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Automotive

Former GM official aims to help Toyota act quicker

Hogan is company’s 1st director from outside

Toyota-Motor-Corp-board-member-Ma

Toyota Motor Corp. board member Mark Hogan speaks during his first news conference as a director at the Japanese automaker’s office in Nagoya, Japan. He said he meets monthly with Toyota President Akio Toyoda to share ideas.

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NAGOYA, Japan — Mark Hogan, a former General Motors Co. executive tapped to join the Toyota board, sees his appointment as a sign of change at the Japanese automaker and hopes he’ll help the company become less insular and quicker in decision making.

Mr. Hogan’s appointment, announced in March and approved by shareholders last month, is the first time in Toyota’s 76-year history that it has appointed a director from outside the company.

His arrival underlines efforts at Toyota Motor Corp. under President Akio Toyoda to become more international, transparent, and nimble as it recovers from recent difficult years, including a massive recall fiasco in the United States.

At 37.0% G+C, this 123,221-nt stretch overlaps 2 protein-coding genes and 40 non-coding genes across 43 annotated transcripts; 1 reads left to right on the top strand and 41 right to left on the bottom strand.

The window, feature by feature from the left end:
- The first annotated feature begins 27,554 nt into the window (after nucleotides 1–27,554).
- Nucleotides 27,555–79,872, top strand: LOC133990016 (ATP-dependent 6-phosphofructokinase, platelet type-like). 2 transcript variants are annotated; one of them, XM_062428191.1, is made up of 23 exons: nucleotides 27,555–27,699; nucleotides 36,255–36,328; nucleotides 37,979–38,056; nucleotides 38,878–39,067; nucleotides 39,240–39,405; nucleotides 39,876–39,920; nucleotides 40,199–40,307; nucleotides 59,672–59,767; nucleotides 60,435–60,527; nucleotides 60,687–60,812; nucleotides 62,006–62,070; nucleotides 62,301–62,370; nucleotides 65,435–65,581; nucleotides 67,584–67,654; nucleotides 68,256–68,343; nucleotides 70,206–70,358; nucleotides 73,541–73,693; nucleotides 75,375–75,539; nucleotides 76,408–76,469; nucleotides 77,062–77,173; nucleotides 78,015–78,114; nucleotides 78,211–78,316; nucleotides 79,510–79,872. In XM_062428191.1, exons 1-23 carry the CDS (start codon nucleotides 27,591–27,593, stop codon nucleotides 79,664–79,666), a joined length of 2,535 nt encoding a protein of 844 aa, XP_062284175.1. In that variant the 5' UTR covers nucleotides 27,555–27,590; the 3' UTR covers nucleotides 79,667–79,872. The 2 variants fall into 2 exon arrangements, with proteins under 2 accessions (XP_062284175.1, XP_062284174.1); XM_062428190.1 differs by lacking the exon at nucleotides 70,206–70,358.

“I give Akio a lot of credit for having the leadership to do that,” he told reporters Tuesday at Toyota’s Nagoya office. “I see my role as listening to global voices outside of Japan and sharing insights that will help Toyota respond more quickly to changes in society,” Mr. Hogan said.

When asked if he would have advised Toyota to do anything differently during the massive recall in the United States, Mr. Hogan emphasized that recall woes were not unique to Toyota. He said the lesson learned for Toyota was that a crisis needs a speedy response.

Mr. Hogan, an American, joined GM in 1973, and became group vice president in 2002. He worked with Mr. Toyoda more than a decade ago at NUMMI, or New United Motor Manufacturing, a California auto plant jointly run by Toyota and GM. During his first news conference as a board member, Mr. Hogan, 62, emphasized his friendship with Mr. Toyoda.

Issei Takahashi, a Credit Suisse analyst, said having someone close to GM on Toyota’s board may help it lobby against protectionist efforts.

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